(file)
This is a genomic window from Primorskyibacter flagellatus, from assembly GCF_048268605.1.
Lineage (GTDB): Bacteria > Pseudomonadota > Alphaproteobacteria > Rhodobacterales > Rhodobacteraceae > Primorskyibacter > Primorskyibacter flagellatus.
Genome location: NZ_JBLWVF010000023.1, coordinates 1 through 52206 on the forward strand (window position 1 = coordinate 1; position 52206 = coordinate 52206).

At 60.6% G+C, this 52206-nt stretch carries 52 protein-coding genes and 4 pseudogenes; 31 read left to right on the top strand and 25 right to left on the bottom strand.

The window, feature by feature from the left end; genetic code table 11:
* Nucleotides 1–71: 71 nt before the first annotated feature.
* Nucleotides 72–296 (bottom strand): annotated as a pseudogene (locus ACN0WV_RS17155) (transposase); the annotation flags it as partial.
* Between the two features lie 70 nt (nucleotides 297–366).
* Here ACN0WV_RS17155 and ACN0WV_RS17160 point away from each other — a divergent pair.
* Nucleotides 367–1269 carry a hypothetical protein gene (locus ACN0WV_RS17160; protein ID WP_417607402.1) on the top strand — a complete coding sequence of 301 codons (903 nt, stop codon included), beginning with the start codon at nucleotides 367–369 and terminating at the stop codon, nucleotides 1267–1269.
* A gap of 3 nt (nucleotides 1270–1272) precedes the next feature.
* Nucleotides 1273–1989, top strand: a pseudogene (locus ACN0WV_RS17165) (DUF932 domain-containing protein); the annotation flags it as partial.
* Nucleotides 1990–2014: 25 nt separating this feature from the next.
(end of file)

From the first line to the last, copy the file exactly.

This is a genomic window from Primorskyibacter flagellatus, from assembly GCF_048268605.1.
Lineage (GTDB): Bacteria > Pseudomonadota > Alphaproteobacteria > Rhodobacterales > Rhodobacteraceae > Primorskyibacter > Primorskyibacter flagellatus.
Genome location: NZ_JBLWVF010000023.1, coordinates 1 through 52206 on the forward strand (window position 1 = coordinate 1; position 52206 = coordinate 52206).

At 60.6% G+C, this 52206-nt stretch carries 52 protein-coding genes and 4 pseudogenes; 31 read left to right on the top strand and 25 right to left on the bottom strand.

The window, feature by feature from the left end; genetic code table 11:
* Nucleotides 1–71: 71 nt before the first annotated feature.
* Nucleotides 72–296 (bottom strand): annotated as a pseudogene (locus ACN0WV_RS17155) (transposase); the annotation flags it as partial.
* Between the two features lie 70 nt (nucleotides 297–366).
* Here ACN0WV_RS17155 and ACN0WV_RS17160 point away from each other — a divergent pair.
* Nucleotides 367–1269 carry a hypothetical protein gene (locus ACN0WV_RS17160; protein ID WP_417607402.1) on the top strand — a complete coding sequence of 301 codons (903 nt, stop codon included), beginning with the start codon at nucleotides 367–369 and terminating at the stop codon, nucleotides 1267–1269.
* A gap of 3 nt (nucleotides 1270–1272) precedes the next feature.
* Nucleotides 1273–1989, top strand: a pseudogene (locus ACN0WV_RS17165) (DUF932 domain-containing protein); the annotation flags it as partial.
* Nucleotides 1990–2014: 25 nt separating this feature from the next.